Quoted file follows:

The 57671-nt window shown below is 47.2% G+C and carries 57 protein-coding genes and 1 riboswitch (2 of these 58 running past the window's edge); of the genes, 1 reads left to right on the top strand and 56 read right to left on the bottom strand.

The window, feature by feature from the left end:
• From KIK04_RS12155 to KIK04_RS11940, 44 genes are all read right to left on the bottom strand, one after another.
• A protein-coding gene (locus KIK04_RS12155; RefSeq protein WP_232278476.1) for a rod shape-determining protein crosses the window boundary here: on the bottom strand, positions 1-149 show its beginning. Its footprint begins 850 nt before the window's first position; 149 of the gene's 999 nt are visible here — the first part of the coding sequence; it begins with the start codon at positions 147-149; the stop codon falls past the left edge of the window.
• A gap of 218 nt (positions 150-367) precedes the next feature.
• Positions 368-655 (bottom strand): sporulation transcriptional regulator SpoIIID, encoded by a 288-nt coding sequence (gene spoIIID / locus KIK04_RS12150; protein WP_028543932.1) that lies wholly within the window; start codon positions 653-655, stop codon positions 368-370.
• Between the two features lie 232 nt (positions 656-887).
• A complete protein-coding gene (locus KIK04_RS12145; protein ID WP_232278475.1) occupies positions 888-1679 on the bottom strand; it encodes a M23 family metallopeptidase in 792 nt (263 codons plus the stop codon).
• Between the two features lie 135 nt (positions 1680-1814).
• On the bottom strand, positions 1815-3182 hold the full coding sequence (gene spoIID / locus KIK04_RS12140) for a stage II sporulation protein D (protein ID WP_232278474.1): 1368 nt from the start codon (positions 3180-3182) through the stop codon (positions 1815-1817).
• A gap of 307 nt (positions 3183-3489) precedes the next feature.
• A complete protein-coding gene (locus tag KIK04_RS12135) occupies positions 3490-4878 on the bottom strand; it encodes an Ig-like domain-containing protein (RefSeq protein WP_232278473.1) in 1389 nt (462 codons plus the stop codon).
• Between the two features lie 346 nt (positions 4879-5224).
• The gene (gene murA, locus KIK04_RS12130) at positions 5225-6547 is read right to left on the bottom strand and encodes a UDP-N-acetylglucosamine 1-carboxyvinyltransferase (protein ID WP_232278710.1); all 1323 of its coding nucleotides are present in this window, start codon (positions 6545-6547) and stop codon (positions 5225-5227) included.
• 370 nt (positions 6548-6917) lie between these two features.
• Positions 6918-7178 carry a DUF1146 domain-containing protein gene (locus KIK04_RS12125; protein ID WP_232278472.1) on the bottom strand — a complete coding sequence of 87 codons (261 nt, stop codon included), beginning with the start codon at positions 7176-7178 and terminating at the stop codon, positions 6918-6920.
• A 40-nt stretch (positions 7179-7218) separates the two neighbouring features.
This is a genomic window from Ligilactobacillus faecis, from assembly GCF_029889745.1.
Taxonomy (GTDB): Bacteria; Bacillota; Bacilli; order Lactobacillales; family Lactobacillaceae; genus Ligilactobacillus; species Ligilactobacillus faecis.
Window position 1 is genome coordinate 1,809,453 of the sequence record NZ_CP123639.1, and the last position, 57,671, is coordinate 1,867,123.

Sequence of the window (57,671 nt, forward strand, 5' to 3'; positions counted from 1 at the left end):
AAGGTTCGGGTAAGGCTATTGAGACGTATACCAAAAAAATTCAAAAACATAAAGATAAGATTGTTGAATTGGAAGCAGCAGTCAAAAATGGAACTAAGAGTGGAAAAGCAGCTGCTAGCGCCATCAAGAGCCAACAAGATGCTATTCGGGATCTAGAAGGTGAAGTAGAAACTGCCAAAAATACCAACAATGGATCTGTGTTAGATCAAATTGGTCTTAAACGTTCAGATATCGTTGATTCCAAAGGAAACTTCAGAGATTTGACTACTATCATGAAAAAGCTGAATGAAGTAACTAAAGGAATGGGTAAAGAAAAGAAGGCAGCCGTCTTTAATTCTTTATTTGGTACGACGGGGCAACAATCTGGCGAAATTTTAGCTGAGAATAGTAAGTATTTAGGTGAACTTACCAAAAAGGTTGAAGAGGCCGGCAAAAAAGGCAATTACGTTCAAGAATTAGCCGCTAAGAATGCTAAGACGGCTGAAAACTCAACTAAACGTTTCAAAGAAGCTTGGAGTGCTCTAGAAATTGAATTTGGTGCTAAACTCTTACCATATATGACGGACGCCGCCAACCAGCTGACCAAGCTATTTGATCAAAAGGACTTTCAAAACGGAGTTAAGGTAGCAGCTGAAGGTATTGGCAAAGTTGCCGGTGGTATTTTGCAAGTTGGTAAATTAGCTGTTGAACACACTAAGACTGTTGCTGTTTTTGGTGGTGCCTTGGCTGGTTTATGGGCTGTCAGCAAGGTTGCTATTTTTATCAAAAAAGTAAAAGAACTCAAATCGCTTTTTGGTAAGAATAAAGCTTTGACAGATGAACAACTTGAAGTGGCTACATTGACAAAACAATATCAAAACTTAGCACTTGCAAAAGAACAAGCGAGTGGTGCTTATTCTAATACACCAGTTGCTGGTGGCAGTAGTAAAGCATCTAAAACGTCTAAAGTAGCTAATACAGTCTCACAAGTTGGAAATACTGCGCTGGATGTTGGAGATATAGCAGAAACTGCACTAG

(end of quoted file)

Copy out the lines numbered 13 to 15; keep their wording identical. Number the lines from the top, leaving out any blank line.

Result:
• Between the two features lie 346 nt (positions 4879-5224).
• The gene (gene murA, locus KIK04_RS12130) at positions 5225-6547 is read right to left on the bottom strand and encodes a UDP-N-acetylglucosamine 1-carboxyvinyltransferase (protein ID WP_232278710.1); all 1323 of its coding nucleotides are present in this window, start codon (positions 6545-6547) and stop codon (positions 5225-5227) included.
• 370 nt (positions 6548-6917) lie between these two features.